One, none, one hundred thousand AIs

Book Review of Machines We Trust: Perspectives on Dependable AI




Artificial Intelligence, Trust, Social responsibility, Unintended consequences, Experiments


Like many innovative technologies, AI possesses a transformational power: its implementation in society is not a neutral additive process, but it may alter in significant ways various social and cultural dynamics. Socio-ethical concerns led to the demand of designing AI devices that can be ‘trusted’. The recent publication of Machines we trust provides novel opportunities to discuss some socio-ethical issues arising from human-AI interactions. After defining the concepts of trust, trustworthiness, and reliability, and explaining in which sense it is possible to talk about ‘trustworthy AI’, I focus on two chapters of the volume that consider some concrete applications of AI. I conclude by suggesting that, instead of considering the different contributions to the volume in isolation with respect to one another, it may be illuminating to compare and contrast them. Such a way of reading the book leads us to question whether it is still possible to talk about trustworthy AI ‘in general’ or whether the discussion about the socio-ethical issues posed by AI should proceed in a piece-meal case-by-case


Amigoni, F., Reggiani, M. and Schiaffonati, V. (2009) An insightful comparison between experiments in mobile robotics and in science. Autonomous Robots 27:313.

Amigoni, F. and Schiaffonati, V. (2018). Ethics for Robots as Experimental Technologies: Pairing Anticipation with Exploration to Evaluate the Social Impact of Robotics, IEEE Robotics & Automation Magazine 25:30–36.

Baier, A. (1986) Trust and antitrust. Ethics 96:231–260.

Bauman, Z. (2000) Liquid Modernity. Cambridge: Polity Press.

Douglas, H. (2009) Reintroducing prediction to explanation. Philosophy of Science 76:444–463.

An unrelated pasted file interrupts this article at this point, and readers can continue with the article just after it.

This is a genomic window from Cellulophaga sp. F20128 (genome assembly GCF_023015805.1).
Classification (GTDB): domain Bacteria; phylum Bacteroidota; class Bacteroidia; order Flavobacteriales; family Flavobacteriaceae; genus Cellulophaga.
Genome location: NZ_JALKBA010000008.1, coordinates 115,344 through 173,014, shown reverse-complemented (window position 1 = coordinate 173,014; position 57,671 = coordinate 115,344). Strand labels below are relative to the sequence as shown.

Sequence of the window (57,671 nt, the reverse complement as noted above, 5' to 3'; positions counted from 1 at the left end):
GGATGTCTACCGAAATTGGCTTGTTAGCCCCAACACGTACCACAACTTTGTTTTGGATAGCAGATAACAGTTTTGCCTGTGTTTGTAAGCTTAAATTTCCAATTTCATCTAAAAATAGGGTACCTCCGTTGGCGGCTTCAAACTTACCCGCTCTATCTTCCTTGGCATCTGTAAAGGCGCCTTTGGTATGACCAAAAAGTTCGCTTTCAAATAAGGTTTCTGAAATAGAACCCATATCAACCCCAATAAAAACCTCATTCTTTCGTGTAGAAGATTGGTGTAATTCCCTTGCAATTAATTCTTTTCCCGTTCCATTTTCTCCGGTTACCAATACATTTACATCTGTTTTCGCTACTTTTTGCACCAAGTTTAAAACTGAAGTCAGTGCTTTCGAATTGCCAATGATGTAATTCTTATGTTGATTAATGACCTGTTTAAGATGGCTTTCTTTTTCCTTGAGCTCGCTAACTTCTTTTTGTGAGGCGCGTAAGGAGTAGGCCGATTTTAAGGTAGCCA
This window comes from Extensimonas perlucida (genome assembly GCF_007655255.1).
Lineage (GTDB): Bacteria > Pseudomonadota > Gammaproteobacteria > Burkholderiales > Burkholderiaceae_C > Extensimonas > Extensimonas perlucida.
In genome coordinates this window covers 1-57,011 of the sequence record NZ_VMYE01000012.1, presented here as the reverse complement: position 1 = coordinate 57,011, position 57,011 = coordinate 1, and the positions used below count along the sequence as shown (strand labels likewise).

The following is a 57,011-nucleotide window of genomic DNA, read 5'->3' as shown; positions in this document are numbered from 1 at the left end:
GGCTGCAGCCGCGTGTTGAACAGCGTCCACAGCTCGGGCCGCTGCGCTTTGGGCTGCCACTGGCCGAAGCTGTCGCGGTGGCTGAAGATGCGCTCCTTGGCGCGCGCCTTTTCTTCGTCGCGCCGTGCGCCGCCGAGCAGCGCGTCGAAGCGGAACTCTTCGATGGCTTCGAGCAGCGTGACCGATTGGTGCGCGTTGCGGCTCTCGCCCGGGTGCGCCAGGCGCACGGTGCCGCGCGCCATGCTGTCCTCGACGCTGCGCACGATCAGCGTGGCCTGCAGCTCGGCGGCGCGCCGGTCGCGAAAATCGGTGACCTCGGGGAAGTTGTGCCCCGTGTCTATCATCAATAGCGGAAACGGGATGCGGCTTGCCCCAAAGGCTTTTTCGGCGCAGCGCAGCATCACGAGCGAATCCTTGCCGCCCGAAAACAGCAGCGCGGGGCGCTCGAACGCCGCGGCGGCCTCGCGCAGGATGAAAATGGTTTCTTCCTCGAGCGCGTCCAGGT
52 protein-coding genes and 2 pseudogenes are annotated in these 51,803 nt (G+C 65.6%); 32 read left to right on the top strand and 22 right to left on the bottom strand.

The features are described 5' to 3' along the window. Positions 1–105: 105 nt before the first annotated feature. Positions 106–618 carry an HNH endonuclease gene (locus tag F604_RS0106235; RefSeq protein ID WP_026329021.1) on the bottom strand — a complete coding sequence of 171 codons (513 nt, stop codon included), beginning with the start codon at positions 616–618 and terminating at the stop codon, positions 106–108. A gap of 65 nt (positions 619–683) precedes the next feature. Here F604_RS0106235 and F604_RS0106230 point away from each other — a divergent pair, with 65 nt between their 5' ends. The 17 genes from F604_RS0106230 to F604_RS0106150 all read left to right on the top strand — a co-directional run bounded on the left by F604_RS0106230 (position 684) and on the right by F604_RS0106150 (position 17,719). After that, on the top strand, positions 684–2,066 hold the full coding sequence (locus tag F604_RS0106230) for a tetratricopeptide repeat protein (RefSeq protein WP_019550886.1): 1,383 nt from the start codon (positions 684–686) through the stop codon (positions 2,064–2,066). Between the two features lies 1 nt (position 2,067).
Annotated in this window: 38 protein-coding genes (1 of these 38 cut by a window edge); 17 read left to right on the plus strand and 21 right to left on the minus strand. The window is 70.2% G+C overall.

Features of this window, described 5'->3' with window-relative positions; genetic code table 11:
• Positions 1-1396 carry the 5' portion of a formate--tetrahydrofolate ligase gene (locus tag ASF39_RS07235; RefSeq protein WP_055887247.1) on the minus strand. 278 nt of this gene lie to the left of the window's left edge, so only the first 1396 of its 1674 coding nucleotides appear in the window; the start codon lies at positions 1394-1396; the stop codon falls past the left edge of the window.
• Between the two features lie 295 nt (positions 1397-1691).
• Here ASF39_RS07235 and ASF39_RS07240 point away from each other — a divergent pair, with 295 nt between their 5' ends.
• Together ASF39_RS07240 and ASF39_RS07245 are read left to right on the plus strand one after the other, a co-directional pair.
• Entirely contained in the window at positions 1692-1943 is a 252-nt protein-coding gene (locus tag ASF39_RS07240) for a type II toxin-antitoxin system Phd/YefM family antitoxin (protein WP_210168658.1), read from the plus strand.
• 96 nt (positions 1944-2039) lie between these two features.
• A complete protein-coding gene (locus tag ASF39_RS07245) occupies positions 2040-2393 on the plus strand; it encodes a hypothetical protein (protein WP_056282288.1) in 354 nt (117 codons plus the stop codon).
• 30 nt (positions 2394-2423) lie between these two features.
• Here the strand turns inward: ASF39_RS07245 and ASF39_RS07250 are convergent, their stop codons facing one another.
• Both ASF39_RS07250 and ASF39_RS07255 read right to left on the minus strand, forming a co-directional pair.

Douglas, H. and Magnus, P. (2013) State of the field: why novel prediction matters. Studies in History and Philosophy of Science 44:580–589.

European Commission (2019) Ethics Guidelines for Trustworthy AI. Accessed on 26 October 2022.

Heidegger, M. (1954 [1977]). The Question concerning Technology (original title: ‘Die Frage nach der Technik’). In Heidegger, The Question concerning Technology and other essays (William Lovitt, Trans.). New York: Harper & Row, 1977, pp. 3–35.

Hempel, C. and Oppenheim, P. (1948 [1965]) Studies in the Logic of Explanation, Philosophy of Science 15:135–175.

Holton, R. (1994) Deciding to trust, coming to believe. Australasian Journal of Philosophy 72:63–76.

McLeod, C. (2015) Trust. In Edward N. Zalta (Ed.) The Stanford Encyclopedia of Philosophy. Available online at: Accessed on 26 October 2022.

Schiaffonati, V. (2022) Explorative Experiments: a paradigm shift to deal with severe uncertainty in autonomous robotics. Perspectives on Science 30:284–304.

van der Bug, S. (2009) Taking the ‘soft impacts’ of technology into account: broadening the discourse in research practice. Social Epistemology 23:301—16.

Wright, S. (2010) Trust and trustworthiness. Philosophia 38:615–627.




How to Cite

One, none, one hundred thousand AIs: Book Review of Machines We Trust: Perspectives on Dependable AI. (2022). Journal of Ethics and Emerging Technologies, 32(2), 1-8.

Similar Articles

1-10 of 34

You may also start an advanced similarity search for this article.

Most read articles by the same author(s)

1 2 3 4 5 6 7 8 9 10 > >>